The Killing of Michael Malloy
Bristol Riverside Theatre, 120 Radcliffe St., Bristol, through Nov. 1, 785-0100
As a comedy, Erik Jendresen's The Killing of Michael Malloy is a one-joke sitcom that runs out of steam well before the playwright has finished stretching it out to its full length.
As a based-on-a-true-story docudrama, The Killing of Michael Malloy is mildly interesting - almost as interesting as the newspaper headlines of the historical incident lining the walls of the lobby at Bristol Riverside Theatre (where the original director, Ron Link, is giving the 1993 play its regional premiere en route to an off-Broadway run).
But once The Killing of Michael Malloy abandons its efforts to be funny and sheds its historical realism, it becomes a psychological fantasy play with profound metaphysical implications. That's when the play really starts getting interesting, and, unfortunately, when it really begins to sputter and fail.
We're in New York in the winter of 1933, at the height of the Depression, between Roosevelt's election and his inauguration, right before the repeal of Prohibition. Five struggling working schlubs - Tony, the proprietor of a speakeasy (Hugh O'Gorman); an immigrant undertaker (Andrew Fiscella); a nervous greengrocer (Anthony Barrile); a cab driver (Dan Gerrity); and a half-wit bartender (John Jezior) - have hatched a scheme whereby they take out an insurance policy on some ailing innocent naming themselves as beneficiaries, see to it that their victim dies of seemingly natural causes, and then collect the cash.
As the play begins, they have just dispatched their first victim, and choose as their second Michael Malloy (Maurice Roëves), an alcoholic streetperson who cadges drinks in the bar, whom they plan to poison by serving him antifreeze, hoping that a coroner, if he even bothers to look, will conclude that it was simply bad alcohol.
This is where the comedy comes in. Malloy proves to be indestructible, downing gallons of antifreeze, horse liniment, turpentine and other liquids spanning the spectrum of nauseatingly chartreuse colors, and gobbling equally lethal munchies, all to no effect. If you read the newspaper accounts in the lobby during the intermission, you'll know that this was, evidently, true of the historical Malloy, and you'll also know that the attempts to bump him off in the second act - by exposure and by car accident - will also fail. When Malloy survives the first time, it's funny. When (like Christy Mahon's father in The Playboy of the Western World) he survives a second time, it's even funnier. From then on, the gimmick begins to lose its kick; the playwright, like the prop-master, might just as well be serving up colored water as antifreeze.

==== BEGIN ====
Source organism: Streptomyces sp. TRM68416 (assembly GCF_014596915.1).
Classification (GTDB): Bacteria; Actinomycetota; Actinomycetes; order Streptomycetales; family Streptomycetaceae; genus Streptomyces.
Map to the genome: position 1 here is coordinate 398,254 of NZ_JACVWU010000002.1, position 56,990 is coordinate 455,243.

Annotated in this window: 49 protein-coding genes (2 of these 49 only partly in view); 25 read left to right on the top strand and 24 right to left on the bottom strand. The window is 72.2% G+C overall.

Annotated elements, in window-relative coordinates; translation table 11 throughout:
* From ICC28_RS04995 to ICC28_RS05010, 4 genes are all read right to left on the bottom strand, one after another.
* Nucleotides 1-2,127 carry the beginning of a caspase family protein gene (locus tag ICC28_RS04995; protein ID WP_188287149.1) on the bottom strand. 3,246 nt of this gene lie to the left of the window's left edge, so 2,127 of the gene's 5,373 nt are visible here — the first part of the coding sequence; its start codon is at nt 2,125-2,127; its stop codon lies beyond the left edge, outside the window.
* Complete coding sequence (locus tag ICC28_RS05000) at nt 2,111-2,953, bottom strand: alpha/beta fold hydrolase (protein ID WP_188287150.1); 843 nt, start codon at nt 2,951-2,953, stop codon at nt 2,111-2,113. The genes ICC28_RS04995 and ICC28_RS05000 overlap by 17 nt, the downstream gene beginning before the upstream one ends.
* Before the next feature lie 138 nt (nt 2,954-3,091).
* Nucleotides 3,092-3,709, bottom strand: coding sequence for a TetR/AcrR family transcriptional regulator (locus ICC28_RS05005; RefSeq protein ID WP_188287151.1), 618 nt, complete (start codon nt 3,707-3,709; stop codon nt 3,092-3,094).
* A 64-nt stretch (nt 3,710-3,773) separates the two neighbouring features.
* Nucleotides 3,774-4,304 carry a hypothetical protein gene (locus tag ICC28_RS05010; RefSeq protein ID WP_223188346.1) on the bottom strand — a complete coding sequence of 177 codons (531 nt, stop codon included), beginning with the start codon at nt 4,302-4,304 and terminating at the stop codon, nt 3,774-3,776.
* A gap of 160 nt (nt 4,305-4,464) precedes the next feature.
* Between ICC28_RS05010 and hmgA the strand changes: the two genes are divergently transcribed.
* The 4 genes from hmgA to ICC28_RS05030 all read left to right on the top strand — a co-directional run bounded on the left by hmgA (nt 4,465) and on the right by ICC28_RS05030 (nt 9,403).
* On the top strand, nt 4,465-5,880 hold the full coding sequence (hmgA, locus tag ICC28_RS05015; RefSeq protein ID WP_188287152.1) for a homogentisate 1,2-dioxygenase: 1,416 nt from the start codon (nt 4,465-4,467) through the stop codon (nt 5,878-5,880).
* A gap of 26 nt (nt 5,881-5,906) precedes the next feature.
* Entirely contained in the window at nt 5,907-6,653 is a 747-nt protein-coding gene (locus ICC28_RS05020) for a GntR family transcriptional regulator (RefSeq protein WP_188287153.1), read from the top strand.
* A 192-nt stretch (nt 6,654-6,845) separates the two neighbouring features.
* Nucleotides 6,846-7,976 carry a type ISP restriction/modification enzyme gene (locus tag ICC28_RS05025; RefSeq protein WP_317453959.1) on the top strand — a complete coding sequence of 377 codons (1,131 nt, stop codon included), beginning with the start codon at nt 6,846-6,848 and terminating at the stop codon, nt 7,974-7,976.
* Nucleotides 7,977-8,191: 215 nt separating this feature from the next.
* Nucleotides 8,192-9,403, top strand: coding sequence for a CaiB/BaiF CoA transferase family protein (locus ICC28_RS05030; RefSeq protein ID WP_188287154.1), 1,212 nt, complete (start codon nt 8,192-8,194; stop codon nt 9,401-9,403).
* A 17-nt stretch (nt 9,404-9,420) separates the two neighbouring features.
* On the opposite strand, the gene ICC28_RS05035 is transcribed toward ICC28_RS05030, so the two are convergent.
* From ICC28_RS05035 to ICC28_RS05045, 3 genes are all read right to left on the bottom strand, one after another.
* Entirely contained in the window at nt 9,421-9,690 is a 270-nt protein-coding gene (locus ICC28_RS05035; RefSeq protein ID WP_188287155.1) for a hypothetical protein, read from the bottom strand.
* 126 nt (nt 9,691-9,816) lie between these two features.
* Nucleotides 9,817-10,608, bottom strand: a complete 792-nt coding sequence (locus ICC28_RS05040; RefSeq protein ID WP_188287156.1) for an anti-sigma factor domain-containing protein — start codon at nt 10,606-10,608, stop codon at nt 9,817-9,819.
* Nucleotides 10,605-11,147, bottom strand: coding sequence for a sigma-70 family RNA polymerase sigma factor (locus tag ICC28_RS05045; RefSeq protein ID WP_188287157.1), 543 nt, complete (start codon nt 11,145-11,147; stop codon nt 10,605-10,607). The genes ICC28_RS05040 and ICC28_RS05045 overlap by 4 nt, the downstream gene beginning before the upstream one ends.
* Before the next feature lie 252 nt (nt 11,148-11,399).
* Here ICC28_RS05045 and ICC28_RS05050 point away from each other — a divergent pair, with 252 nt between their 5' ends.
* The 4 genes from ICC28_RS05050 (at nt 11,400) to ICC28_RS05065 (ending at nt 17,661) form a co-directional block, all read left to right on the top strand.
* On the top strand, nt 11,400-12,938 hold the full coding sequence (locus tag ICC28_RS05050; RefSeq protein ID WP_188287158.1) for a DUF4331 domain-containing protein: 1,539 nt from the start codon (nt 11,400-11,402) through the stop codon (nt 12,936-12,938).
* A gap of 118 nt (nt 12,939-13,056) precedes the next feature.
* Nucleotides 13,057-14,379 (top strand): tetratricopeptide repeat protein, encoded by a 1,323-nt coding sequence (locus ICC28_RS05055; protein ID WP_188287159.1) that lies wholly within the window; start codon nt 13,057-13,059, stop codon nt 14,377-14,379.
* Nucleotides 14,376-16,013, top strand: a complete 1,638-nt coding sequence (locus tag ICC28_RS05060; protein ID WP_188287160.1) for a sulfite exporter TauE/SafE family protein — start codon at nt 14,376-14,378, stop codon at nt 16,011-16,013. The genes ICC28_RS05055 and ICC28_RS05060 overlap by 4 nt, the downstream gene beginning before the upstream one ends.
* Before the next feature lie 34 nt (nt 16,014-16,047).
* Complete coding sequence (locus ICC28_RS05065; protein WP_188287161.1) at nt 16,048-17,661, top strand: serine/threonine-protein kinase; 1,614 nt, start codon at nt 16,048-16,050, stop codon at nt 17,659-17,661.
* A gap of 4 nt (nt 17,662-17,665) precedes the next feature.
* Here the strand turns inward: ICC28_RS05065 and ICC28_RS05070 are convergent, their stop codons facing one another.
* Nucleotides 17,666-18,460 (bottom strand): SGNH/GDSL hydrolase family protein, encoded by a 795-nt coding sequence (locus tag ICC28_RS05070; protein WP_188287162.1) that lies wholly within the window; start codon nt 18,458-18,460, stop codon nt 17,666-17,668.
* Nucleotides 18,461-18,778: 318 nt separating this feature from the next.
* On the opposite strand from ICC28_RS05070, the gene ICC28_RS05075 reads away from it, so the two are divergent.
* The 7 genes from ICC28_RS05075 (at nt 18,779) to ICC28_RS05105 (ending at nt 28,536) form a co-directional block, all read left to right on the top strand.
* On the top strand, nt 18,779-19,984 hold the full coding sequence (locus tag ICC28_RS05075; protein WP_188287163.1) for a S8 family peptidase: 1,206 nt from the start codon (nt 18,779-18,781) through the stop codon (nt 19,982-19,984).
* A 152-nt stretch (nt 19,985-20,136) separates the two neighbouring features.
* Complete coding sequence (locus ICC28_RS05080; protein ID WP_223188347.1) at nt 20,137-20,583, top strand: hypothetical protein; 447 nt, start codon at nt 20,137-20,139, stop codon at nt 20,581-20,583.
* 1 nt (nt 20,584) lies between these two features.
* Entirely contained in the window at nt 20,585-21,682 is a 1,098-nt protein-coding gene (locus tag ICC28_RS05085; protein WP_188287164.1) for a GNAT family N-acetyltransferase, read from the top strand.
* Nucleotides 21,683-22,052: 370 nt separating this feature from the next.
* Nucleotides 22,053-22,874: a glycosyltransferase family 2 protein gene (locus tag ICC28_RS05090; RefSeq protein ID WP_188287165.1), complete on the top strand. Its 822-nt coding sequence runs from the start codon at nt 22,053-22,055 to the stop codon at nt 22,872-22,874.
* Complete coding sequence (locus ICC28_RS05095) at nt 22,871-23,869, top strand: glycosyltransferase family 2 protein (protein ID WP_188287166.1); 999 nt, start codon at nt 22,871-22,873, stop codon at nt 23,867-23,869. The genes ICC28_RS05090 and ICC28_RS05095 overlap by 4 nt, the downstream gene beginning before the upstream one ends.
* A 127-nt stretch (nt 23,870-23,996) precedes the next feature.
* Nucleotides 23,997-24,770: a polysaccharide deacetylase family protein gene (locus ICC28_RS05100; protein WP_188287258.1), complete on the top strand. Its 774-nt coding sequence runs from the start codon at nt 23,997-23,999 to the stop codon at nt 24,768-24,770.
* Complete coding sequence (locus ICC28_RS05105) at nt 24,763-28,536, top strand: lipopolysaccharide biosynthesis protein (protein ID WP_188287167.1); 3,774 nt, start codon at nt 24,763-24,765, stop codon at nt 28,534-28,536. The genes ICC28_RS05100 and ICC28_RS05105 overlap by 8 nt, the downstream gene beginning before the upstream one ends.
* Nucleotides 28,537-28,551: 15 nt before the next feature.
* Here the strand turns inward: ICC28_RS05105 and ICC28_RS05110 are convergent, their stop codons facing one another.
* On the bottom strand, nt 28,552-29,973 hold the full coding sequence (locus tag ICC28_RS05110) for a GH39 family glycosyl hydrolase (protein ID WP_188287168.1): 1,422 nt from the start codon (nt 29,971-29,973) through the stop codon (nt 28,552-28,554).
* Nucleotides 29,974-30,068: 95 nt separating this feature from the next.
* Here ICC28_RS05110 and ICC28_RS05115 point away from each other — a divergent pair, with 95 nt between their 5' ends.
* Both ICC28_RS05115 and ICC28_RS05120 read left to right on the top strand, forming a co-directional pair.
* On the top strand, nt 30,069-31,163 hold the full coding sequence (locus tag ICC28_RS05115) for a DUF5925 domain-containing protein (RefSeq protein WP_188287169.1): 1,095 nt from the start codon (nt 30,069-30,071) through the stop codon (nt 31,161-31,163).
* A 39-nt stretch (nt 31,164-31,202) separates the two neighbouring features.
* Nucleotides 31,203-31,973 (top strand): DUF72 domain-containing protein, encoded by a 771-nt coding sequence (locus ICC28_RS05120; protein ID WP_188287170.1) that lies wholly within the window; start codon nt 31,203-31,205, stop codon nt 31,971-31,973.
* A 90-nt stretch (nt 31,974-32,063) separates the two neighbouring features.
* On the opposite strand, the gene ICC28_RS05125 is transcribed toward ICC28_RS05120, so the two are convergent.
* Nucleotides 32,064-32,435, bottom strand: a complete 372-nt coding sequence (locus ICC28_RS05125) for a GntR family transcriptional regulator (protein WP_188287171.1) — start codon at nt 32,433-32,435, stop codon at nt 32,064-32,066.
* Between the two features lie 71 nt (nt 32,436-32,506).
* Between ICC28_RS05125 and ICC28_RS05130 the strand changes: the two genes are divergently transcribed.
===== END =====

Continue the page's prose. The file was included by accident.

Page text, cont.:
This is where the metaphysics come in. Malloy, who all along has been spouting Irish blarney, laced equally with booze and death, now turns prophetic. He knows what melody will next be played on the jukebox; he knows that Prohibition will be abolished, that Hitler, newly elected as chancellor of Germany, will turn to genocide; that the United States will enter a war in the Pacific. He knows, moreover, all of Tony's secret shames and guilts, and the childhood sources of Tony's seeming callousness and homicidal brutality.
Malloy, then, stops being a real person, and becomes - in Tony's perceptions, and consequently in ours - a dramatic device, Tony's secret sharer, his conscience, his philosophic guide to the interstices of past, present and future.
And - whether because the character of Tony is too much of a brute all along for me to be ready to share his suffering; because the plot doesn't sufficiently distinguish Tony from his four co-conspirators to let us know that he is the play's most important character; because O'Gorman gets lost in the character's bluster, even when the character is suffering; because the charms of Roëves' performance as Malloy begin to wear off when he begins to get prophetic; or because the writing just becomes too dense for me to follow - this is where the play just lost me.
Rita Taggart ably plays a barmaid with a conscience, the one voice of moral principles in the play. The speakeasy setting is by David Mitchell. And the lighting, which becomes icily surreal when the play takes its turn for the metaphysical, is by Scott Pinkney.
-Cary M. Mazer